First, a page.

Hospice and hospice care are almost never on the top of anyone's mind. By the time you need to think about it, life is already falling apart and things are emotional. Hospice care doesn't mean someone is definitely going to die. But it usually means things are a little crazy in that person's life and for their family. November is National Hospice Awareness month. In an effort to bring awareness to hospice care, I invite you to read through the following article and reflect on any experiences you've had with hospice.
Defining hospice care and palliative care
Hospice and palliative care are similar in many ways. The main difference is that in Hospice Care, attempts to cure someone or make them better have stopped. When a person enters hospice care it doesn't mean they will die. Many people actually recover enough to enter into palliative care or go on to live longer. It's a type of care that allows for a quality of life-centered focus and specialized services for families.
Palliative care, on the other hand, continues to focus on helping a person get better while employing a different style of care from a traditional hospital setting. Palliative care and hospice care both include support for families and loved ones of the person who is in care. If you'd like to learn more about hospice and palliative care you can start here.
Grief Gone Wild with Hospice of the Valley
This video is a story about my experience as a teenager on a trip called Grief Gone Wild hosted by Hospice of the Valley. The video also talks about National Grief Awareness Day that will happen someday on August 30th. It is part of the Grief series which you can find farther down the page.
The video is a couple of years old but is still relevant. In it, I shared about how Grief Gone Wild impacted me, what my journey has been like as a teenager experiencing grief, and then as an adult experiencing grief. If you have a few moments, I highly suggest you watch or listen while you work on something else to get a better understanding of just one way Hospice Care can support families.
Grief Gone Wild was an incredible experience that allowed my brother and I to have time together in the community with other teenagers who are also experiencing loss and grief. We had actually been on the river before as a family with our father and we are now rafting it after his death. It was a cathartic experience camping in the same places we had been with him before. The video goes more in-depth into the experience.
Why Hospice care matters now
Hospice Care has always mattered. In the world we live in now where we are more connected than ever and yet still disconnected from the people who need us most, Hospice Care makes a difference. It's an important part of end-of-life care and helping families process and work through end-of-life journeys. As we continue to advance technology and interconnectedness, Hospice Care holds space for families to stay connected in impossible moments.
Hospice care resources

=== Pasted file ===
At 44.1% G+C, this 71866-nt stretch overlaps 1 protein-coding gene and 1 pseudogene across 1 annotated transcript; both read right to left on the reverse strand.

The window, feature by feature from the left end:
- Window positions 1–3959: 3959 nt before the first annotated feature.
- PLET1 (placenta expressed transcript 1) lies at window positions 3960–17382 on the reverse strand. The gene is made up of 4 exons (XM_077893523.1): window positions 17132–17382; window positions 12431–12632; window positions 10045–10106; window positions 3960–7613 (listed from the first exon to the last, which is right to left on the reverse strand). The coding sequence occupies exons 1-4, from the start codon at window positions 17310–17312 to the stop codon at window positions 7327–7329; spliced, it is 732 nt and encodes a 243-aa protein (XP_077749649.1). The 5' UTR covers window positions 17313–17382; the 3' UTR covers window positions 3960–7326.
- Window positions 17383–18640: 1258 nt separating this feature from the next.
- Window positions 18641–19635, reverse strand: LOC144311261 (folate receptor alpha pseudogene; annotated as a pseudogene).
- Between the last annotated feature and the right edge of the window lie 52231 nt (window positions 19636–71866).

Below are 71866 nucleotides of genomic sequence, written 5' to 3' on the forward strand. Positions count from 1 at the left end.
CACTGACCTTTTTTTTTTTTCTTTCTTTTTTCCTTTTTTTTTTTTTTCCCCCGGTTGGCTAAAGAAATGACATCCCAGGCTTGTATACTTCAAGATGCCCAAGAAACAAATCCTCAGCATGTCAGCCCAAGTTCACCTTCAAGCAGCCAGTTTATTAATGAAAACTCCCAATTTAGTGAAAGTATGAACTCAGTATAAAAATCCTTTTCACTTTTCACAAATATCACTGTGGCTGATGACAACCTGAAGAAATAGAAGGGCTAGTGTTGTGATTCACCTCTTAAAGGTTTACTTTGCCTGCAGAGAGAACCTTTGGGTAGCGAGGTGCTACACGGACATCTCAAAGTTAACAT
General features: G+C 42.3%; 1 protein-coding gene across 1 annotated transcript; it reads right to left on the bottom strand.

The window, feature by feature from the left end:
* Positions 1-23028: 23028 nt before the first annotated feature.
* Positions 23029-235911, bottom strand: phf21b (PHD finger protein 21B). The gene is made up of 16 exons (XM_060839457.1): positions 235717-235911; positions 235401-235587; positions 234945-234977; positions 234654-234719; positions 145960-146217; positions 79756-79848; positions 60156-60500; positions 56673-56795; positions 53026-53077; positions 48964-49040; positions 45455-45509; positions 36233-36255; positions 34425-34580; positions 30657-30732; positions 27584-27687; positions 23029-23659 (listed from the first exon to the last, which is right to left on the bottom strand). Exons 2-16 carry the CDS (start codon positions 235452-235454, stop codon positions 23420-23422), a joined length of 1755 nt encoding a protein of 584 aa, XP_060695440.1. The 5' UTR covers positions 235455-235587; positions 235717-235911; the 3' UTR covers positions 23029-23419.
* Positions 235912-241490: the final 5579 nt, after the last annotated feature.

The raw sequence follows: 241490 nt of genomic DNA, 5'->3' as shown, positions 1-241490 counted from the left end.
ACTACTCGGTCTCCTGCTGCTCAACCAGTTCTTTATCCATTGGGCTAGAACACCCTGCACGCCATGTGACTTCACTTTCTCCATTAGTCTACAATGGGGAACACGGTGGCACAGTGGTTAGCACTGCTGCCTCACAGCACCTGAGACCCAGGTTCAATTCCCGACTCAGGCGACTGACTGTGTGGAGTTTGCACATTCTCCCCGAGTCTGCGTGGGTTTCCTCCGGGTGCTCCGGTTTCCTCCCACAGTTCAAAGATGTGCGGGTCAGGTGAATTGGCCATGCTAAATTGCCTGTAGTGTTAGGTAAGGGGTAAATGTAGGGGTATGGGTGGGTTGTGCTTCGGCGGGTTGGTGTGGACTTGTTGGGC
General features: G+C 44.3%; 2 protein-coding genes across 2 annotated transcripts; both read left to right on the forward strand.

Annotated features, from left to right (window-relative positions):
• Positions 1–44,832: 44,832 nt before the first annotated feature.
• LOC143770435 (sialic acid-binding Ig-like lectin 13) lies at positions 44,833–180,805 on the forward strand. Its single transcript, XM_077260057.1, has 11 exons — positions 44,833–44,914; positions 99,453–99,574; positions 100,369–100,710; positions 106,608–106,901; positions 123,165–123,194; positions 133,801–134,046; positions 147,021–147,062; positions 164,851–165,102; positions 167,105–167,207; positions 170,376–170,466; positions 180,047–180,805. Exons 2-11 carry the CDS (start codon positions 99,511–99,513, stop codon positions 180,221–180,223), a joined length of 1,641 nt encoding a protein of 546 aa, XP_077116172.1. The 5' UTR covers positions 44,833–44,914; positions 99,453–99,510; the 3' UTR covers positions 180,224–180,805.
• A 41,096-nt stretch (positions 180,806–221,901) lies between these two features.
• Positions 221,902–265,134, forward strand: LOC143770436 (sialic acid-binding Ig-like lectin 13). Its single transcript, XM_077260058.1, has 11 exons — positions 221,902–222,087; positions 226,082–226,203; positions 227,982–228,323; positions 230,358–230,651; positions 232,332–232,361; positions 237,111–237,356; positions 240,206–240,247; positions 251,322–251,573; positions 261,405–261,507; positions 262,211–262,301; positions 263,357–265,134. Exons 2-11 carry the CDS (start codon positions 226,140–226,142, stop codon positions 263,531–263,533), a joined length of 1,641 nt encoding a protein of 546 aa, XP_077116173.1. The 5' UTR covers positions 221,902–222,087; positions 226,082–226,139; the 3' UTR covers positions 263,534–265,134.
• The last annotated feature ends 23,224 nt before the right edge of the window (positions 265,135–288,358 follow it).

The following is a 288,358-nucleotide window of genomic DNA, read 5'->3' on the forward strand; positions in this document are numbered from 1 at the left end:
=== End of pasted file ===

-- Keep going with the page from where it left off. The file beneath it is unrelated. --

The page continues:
As I mentioned in the video above, there are many different types of Hospice Care services, companies, and options. Your state or municipality may have its own hospice service. I encourage you to do a Google search and find hospice options near you. There are many hospice care providers that can work virtually with you as needed. You can connect with anyone around the world. My recommendation is to determine what you need as a family and what your loved one needs. Then look for someone who can fill that need.
Articles on Death & Dying
Here are a few articles you can find on the Legacy Recorder website on death and dying. Each article has a little bit of a different bent and lens surrounding grief. I have found that people experience grief in a multitude of ways. There isn't a right way to grieve. As you move through these articles remember that you don't have to listen or follow all of my suggestions. They are merely a starting place and you are allowed to deal with death however you need to.
- National Grief Awareness Day
- Documenting your Grief Awareness story
- The social network for loss – GoodGrief App
- How to Honor Death and Grief
Think about a time where you were part of a hospice care situation. This could be someone you were caring for or related to directly or someone you knew who had a family member in hospice. Take some time to reflect on that time and what was good/bad and what might have helped. When researching hospice care in the future, keep these things in mind to help inform your decisions.
Storytelling and Hospice Care
It’s never too late to help someone tell their story. Yes, even in hospice it can be done. As a family, I would recommend that you sit down, have a discussion and, if you can, include the storyteller or the person that you want to write about and find out what is most important to them. Find out the Legacy they want to leave and, find out what they want people to remember about them. This story planner can help you document and capture their story.
Remember it might not be what you or the family think it should be. In a hospice situation, I would strive to honor that person's wishes on what they want to talk about to make the most of the time you do have available. You can read more about what to do here.